LEGOLAND parks are becoming more autism-friendly. Here's how and what guests can expect.
"The LEGO Movie" anthem "Everything Is AWESOME!!!" hasn't always rung true for everyone, but LEGOLAND Resorts revealed new efforts Thursday to help ensure "awesome is for everyone," including autistic guests.
By the end of next month, all three U.S. LEGOLAND Resorts will officially be Certified Autism Centers, joining a growing number of theme parks working to improve accessibility for guests who are neurodiverse or have sensory issues.
At least one in 44 children is autistic according to the CDC’s Autism and Developmental Disabilities Monitoring Network.
"One of our core values is around belonging," Scott M. O’Neil, CEO of LEGOLAND's parent company Merlin Entertainments, told USA TODAY. "What, to me, is most exciting is creating a space for children on the spectrum to know that they can come with their families and friends and have a fun and safe and enriching experience and hopefully create memories that last a lifetime."
Here's how they hope to do that.
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What guests can expect
LEGOLAND Florida, neighboring Peppa Pig Theme Park and LEGOLAND California are already Certified Autism Centers. LEGOLAND New York will be one when it reopens for the season on March 31.
Every attraction at each resort has been rated for its level of stimulation on each of the five senses: hearing, sight, smell, touch and taste. Guests can find sensory guides with these ratings online, printed in the parks and posted outside attractions.
"That allows the parents to really think about their unique child. Every child who (is autistic) is a little bit different, and different triggers may change an entire vacation," said Kelly Hornick, head of marketing & communications for LEGOLAND Florida Resort. "We kind of take the guesswork out."
All resorts offer low sensory areas where guests can rest and reset. LEGOLAND Florida and New York have designated quiet rooms. LEGOLAND California will also turn off all sound effects on its newest ride, Ferrari Build & Race, from 1 to 2 p.m. for guests concerned about overstimulation. There are also earplugs available upon request at First Aid to help reduce noise.
Assisted Access Passes are available at all three resorts for guests who can't stand in line for long periods of time due to physical or cognitive disabilities or other medical conditions.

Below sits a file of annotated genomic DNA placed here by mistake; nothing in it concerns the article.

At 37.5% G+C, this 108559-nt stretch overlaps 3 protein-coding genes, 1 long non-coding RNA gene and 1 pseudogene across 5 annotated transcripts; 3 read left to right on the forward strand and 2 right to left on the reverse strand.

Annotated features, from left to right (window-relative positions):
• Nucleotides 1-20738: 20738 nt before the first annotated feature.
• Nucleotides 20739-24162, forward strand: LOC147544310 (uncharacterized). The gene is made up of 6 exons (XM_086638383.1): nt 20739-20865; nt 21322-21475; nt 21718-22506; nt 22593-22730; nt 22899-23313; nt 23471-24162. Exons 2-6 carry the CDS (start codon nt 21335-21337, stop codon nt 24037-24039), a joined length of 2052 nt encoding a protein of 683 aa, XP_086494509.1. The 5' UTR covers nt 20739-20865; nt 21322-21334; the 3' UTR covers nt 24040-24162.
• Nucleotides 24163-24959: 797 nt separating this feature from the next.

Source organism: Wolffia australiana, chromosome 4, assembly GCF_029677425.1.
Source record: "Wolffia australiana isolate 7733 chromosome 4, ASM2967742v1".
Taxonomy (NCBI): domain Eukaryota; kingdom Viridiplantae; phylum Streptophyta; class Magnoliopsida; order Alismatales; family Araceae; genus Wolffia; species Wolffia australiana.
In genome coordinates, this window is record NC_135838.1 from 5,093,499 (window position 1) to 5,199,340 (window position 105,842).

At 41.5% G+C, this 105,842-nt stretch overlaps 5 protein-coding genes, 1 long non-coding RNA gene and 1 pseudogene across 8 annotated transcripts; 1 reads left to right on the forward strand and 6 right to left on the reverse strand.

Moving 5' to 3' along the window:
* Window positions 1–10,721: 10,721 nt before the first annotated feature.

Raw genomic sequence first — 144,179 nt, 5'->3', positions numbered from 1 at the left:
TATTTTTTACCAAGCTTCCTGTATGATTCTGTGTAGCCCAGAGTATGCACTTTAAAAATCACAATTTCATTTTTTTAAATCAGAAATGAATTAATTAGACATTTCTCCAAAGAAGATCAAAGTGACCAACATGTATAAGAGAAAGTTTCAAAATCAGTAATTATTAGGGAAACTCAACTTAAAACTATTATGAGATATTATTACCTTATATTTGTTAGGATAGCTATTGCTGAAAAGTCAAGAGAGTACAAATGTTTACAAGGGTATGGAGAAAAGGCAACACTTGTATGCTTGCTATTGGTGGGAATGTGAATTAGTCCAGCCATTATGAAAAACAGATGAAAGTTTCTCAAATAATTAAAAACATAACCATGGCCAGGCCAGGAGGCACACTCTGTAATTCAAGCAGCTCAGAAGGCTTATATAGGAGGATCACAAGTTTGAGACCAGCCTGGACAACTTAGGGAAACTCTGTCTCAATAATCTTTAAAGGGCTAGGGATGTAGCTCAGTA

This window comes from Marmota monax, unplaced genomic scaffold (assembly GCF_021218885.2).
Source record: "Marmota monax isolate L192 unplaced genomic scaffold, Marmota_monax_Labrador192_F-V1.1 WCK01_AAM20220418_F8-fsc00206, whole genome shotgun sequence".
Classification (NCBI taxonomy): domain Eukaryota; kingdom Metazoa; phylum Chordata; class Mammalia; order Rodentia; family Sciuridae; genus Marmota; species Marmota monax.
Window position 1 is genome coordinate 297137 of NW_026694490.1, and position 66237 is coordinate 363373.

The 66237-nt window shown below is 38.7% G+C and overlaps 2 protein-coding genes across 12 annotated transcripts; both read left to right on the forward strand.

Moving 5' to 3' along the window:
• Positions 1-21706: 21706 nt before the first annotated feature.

Guests can also expect park employees to be trained in interacting with autistic guests.
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What is a Certified Autism Center?
To qualify for certification, at least 80% of staff must by trained and certified by the International Board of Credentialing and Continuing Education Standards (IBCCES), which is guided by both autistic self-advocates and other experts.
"That's really just to help them do their jobs better because what we typically find is a lot of individuals want to be helpful, they want to be friendly, but they're unsure of what to do and so they hesitate to engage," IBCCES President Meredith Tekin previously explained to USA TODAY. "What we want to do is just break down those barriers ... to help the visitors have fun."
O'Neill said there's nothing like seeing the awe and joy on kids' faces in the parks, "For us to extend that belonging out to all children in America is what gives us purpose and happiness."
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Accessibility at other theme parks
Sesame Place Philadelphia was the first theme park ever to become a Certified Autism Center in 2018. Sesame Place San Diego opened as one last year.
"For us to have the training ... to really kind of be aware of how to best help families, depending on what level of need there is for each of those individuals, it's been great to see all of our employees embrace that," Sesame Place San Diego President Jim Lake told USA TODAY. The park offers sensory guides, low sensory parade viewing areas, quiet rooms and noise-reducing headphones, among its accommodations.
This summer, the Southern California park will open The Count's Splash Castle, a multi-level water play area. (LEGOLAND New York is also opening a new water playground this summer.)
"We're really excited about this one because it's got a significant amount of new ground level areas, so it's really accessible to everyone," Lake said, noting there are 111 different interactive features. "There are three water slides. There's a bunch of valves, levers, bridges, hydro blasters, a bunch of interactive kind of props that will provide a real tactile experience for those that want (it)."
Families worried about overstimulation can rent cabanas nearby or retreat to two quiet rooms further away in the park. The attraction's sensory guide can also help set expectations before guests even arrive.
"You can make a decision on whether, A, it's a the right attraction for you, and then B, how you want to actually experience the attraction," Lake said.
Other theme parks that have earned IBCCES certification include Discovery Cove in Orlando, Knoebels Amusement Resort in Pennsylvania, Nickelodeon Universe in Minnesota's Mall of America and Six Flags parks, which in 2020 announced becoming the first family of theme parks to have every park certified.
Other destinations like Walt Disney World and Universal Orlando Resort have their own accessibility programs in place.
This article originally appeared on USA TODAY: Is LEGOLAND autism-friendly? How parks are increasing accessibility